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Hardware Compatibility Ubuntu Remixes

We are not yet at the point wherein Ubuntu releases work flawlessly on all hardware setups. Sometimes it's because hardware manufacturers make it difficult for Linux developers to write appropriate drivers for the hardware, sometimes it's because the hardware manufacturers offer only closed source binary drivers that Ubuntu will not include for philosophical reasons, and sometimes it's because there are accidental regressions in the software, making something no longer work that had worked before.

If you want regressions fixed for future releases, you should file appropriate bug reports on Launchpad. In the meantime, though, new Ubuntu users are sometimes stuck having to do complicated or even "easy" (for veteran users, anyway) manual fixes and workarounds to get sound, wireless, function keys, sleep, or other hardware functions working properly.

That's where this project comes in.

Hardware compatibility remixes differ from general Ubuntu derivatives in that the focus is on remastering Ubuntu to work with specific sets of hardware. Other derivatives focus on changing default software packages and/or theming.

Guidelines for creating remixes

  • Your hardware configuration should be one that popularly comes together. This project is ideal for laptops and netbooks. Only very specialized and non-varying desktops (e.g., Mac Minis) would benefit from hardware compatibility remixes.
  • Even though it's okay to change some default packages and themes, the main focus of your remix should be on hardware compatibility. Try not to use outlandish themes or install niche software.
  • Document in as much detail as possible the exact steps you took to create the remix.
  • If you have programming knowledge, you may also want to offer a script that automates the steps, for users who would prefer a script or have other reasons for not downloading a remix (security/trustworthiness concerns, lack of broadband internet for such a large download, laziness if Ubuntu is already installed).
  • Please try to establish yourself as a trusted member of the Ubuntu community in some way before posting a remix. Since it is very difficult to audit the installation to see if there is embedded malicious software or spyware, remixes posted by those who have not yet established themselves within the community may get a red flag of some kind.
  • Out of respect for Ubuntu's trademark policy, please avoid naming your project with a variation of buntu or with the word Edition in the title.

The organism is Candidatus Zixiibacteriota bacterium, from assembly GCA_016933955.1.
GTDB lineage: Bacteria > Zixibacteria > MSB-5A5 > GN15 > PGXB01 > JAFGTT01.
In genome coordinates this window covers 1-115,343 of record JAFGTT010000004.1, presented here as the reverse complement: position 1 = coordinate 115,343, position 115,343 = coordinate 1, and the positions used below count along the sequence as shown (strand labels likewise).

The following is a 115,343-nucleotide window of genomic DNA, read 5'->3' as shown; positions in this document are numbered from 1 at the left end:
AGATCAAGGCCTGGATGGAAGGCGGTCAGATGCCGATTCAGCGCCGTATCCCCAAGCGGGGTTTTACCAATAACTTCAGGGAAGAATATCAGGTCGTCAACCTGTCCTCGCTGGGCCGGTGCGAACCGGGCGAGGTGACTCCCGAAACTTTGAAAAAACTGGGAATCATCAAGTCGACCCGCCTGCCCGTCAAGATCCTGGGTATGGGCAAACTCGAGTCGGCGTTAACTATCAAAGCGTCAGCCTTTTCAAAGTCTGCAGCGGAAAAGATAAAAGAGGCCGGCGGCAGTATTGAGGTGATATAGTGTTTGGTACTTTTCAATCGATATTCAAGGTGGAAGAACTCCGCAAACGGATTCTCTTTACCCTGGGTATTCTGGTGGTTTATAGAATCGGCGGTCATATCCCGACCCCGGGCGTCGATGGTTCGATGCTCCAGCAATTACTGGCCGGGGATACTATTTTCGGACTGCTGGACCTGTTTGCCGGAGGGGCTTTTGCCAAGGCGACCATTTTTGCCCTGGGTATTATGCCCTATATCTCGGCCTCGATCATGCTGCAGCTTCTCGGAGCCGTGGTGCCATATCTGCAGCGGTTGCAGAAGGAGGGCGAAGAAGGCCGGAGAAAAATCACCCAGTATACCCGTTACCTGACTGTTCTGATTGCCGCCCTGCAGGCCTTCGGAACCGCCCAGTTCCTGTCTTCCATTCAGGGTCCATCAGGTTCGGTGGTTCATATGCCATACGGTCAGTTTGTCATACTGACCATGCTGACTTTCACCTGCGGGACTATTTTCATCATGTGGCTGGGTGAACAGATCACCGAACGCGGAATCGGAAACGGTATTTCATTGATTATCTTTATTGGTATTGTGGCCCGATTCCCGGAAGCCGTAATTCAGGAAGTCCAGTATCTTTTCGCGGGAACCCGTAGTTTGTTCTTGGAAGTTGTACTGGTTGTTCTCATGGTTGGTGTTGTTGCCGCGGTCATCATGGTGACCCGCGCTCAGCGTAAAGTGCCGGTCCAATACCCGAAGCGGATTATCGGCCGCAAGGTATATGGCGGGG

• As best as you can determine, make sure your remix is legal in as many countries as possible. Do not include binaries you are not free to redistribute.

Creating the actual remix

Creating a remix is quite easy. It is a completely point-and-click process using Remastersys

You may also find this step-by-step tutorial (with screenshots) helpful.

Existing remixes


Designed for all Asus Eee PC netbooks but apparently may also work on the Acer Aspire One and Samsung NC10. Comes with either the Ubuntu Netbook Remix interface or standard Gnome interface (separate downloads) and provides fixes for wireless and function keys.

Eeebuntu project page

Easy Peasy

Also designed for the Eee PC netbooks. It's unclear how this differs from Eeebuntu, except that it is in accordance with Ubuntu's trademark policy.

Easy Peasy project page


A customization for the Acer Aspire One netbook.

Linux4One project page Google translation of the project page from Italian to English

Ubuntu HP Mini Remix project page

Tested thoroughly for the HP Mini 1120nr netbook but also appears to work for other HP Mini 1000 models. Using Ubuntu 9.04 as a base, this fixes sound and wireless-after-suspend-to-RAM, includes the HP Mobile Internet Experience theme, and uses the lpia kernel.

Ubuntu HP Mini Remix project page


Why create full remixes? Why not just create scripts?

Well, we actually encourage those who have the programming knowledge to create a script to do so in addition to creating a remix. That way users would have more options (use a remix or use a script). Since Remastersys is a completely point-and-click procedure that works off an existing installation, it is actually a lot easier to use to make a remix than a script is to write.

Is there a committee in charge of making these remixes? Can I request a remix be made?

There is no committee. There is no place to submit requests. People will just create remixes for their own hardware setups and volunteer them.

Shouldn't more effort going into fixing bugs and improving the normal Ubuntu instead of making these remixes?

The people making these remixes are rarely, if ever, Ubuntu developers and may not even know how to properly fix these bugs. They are just employing workarounds and providing those workarounds as a convenience for the community until the actual Ubuntu and upstream developers fix whatever bugs are outstanding for the next official Ubuntu release.

How do I know if I can trust these remixes?

It is entirely conceivable that someone could take the trouble to create a remastered Ubuntu .iso that includes fixes for a certain hardware set and also includes some kind of keylogger or spyware. At this point, as far as we know, no such remix exists. There is a certain level of trust that people have put into various remixes (for hardware compatibility or for other purposes). Any suspicious remixes should be flagged on this page.

Further discussion

Ubuntu Forums thread on hardware compatibility remixes


HardwareCompatibilityRemixes (last edited 2017-09-07 20:17:31 by ckimes)